Having handled the first landmark Twitter defamation case (involving Courtney Love) as well as having represented Perez Hilton, our guest Bryan Freedman is a seasoned lawyer in the still-murky waters of the web.
The issues of defamation, copyright and fair use are examined, along with several current high profile cases, from John Travolta to John Edwards. As media gets more and more pirated, we are happy to bring you some more original information on Media Mayhem.
Bryan Freedman has been a trial lawyer since 1991 and has extensive experience litigating unique and complex entertainment, real estate, employment and commercial disputes. Bryan’s clients include large and small internet-based entertainment companies, motion picture, television and production companies, talent agencies, actors, personal and business management firms and others.
Bryan and his partner, Michael Taitelman (also named a Southern California Super Lawyer and Rising Star) have been friends since their college days at the University of California at Berkeley, and started Freedman & Taitelman, LLP in 1997 to provide the same large firm litigation expertise and aggressiveness along with smaller firm client attention and efficient cost management. Bryan takes an active role in all matters and focuses on effective strategies to help his clients attain their goals. Bryan graduated from the University of California at Berkeley with a Bachelor of Arts in Philosophy in May 1987 and obtained his Juris Doctorate in May 1990 from the University of Pacific, McGeorge School of Law. He resides with his wife Denise and his two sons, Spencer and Jared, in Pacific Palisades, California.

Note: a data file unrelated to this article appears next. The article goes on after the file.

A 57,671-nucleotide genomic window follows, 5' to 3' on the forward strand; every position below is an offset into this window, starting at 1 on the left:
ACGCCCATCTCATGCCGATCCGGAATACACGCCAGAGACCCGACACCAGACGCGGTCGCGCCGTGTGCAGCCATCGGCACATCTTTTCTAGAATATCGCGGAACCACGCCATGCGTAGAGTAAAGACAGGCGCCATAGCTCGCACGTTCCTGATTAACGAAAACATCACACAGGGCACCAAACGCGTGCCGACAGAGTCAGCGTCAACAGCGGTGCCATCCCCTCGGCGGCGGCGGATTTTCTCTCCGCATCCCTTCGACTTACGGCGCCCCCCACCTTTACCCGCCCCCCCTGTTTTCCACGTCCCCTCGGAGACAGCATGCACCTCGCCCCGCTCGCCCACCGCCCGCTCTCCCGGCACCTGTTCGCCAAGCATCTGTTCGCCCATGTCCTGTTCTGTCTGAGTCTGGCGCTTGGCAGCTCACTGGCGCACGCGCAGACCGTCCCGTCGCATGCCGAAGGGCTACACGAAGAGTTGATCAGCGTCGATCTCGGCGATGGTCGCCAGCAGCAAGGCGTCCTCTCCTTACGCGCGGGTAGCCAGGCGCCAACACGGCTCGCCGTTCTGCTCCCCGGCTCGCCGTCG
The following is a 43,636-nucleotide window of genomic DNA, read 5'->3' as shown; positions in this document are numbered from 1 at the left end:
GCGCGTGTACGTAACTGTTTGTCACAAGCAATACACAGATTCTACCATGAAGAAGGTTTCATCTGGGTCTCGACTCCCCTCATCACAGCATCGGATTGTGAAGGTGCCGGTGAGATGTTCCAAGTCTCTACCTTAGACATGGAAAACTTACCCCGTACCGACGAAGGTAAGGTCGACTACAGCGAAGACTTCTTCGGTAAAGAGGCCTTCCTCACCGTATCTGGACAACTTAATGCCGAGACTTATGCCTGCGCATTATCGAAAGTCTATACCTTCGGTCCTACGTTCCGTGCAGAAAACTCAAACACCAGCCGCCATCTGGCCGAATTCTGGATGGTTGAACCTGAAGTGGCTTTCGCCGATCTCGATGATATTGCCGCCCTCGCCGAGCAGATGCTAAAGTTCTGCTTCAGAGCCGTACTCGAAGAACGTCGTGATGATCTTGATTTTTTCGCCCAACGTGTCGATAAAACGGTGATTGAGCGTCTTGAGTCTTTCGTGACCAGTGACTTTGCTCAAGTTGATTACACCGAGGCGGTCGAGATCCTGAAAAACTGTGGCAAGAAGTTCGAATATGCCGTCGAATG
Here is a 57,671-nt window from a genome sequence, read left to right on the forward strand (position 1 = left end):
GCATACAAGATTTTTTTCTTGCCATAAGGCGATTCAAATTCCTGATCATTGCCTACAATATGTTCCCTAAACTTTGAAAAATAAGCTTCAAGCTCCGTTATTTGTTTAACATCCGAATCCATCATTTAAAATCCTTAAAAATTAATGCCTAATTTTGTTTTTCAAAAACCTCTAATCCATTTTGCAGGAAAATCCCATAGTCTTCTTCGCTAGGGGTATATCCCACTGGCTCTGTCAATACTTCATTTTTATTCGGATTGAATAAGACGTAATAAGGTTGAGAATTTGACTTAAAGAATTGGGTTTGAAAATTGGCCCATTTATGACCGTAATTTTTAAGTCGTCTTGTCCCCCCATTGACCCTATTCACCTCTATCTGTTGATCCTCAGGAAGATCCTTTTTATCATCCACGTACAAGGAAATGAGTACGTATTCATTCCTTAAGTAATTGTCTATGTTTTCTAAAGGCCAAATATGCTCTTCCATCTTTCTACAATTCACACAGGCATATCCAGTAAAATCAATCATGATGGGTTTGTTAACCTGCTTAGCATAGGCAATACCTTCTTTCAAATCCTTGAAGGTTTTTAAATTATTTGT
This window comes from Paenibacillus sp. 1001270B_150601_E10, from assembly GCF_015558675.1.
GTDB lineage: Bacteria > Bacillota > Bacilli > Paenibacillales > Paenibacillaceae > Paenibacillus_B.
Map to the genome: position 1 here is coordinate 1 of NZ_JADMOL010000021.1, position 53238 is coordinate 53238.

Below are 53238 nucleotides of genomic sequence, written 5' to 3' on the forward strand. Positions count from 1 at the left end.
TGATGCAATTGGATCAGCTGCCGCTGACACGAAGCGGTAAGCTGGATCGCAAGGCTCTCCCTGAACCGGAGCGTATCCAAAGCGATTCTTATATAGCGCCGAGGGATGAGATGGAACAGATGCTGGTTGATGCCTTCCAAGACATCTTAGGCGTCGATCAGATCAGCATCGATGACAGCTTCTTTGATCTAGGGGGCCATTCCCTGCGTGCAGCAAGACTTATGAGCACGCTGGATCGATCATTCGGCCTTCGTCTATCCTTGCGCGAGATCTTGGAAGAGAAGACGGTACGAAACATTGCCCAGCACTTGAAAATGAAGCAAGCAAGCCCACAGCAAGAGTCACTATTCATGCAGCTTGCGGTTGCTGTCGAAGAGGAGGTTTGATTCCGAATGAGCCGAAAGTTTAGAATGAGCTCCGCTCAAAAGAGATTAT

Bryan has become well known for his litigation involving social media, specifically twitter. Bryan represents notorious Web personality Perez Hilton and Deadline Hollywood’s Nikki Finke’s employer Penske Media Corp., and he litigated a first-of-its-kind Twitter defamation case against Courtney Love on behalf of a fashion designer. Eventually, Love settled for $430,000, a big win for Freedman’s client. Ever since, his phone has been ringing off the hook from hundreds of folks believing they, too, have been defamed on Twitter. He compares social media to the Wild West. “One day, we’ll look back in disbelief and say, “I can’t believe they could actually say that.”
00:01 Media Mayhem Introduction.
00:36 Welcoming Brian Freedman.
02:54 The Courtney Love Twitter case.
04:24 “When does Twitter rise to the level of defamation?”
06:25 Trying to hedge word choice and qualifiers.
07:02 The media response to the Courtney Love case.
08:29 Using aliases to try to hide online.
09:29 “How was the lawsuit reported?”
11:42 Using the same venue to apologize for damage.
13:15 Continued Courtney Love Twitter controversies.
15:18 The evolving standard of defamation in the wake of the case, and the public settlement.
19:38 The costs of being brazen with speech–the new world of content.
21:46 Representing Perez Hilton.
24:04 The risks of filing a defamation lawsuit.
27:28 Defining the anti-slap motion.
28:44 The available remedies for public figures that are featured in websites.
30:32 The need of lawyers to have website experience.
32:05 The substantial work of publicists.
33:26 The Hollywood Reporter’s plagiarism case of codes and content.
37:15 Stealing stories as a business practice.
41:47 Plagiarized articles and recycling stories as a business model.
46:16 The John Edwards trial–Case of the Week.
52:06 John Travolta and the costs of a public defense.
54:55 Thanks and Goodbye!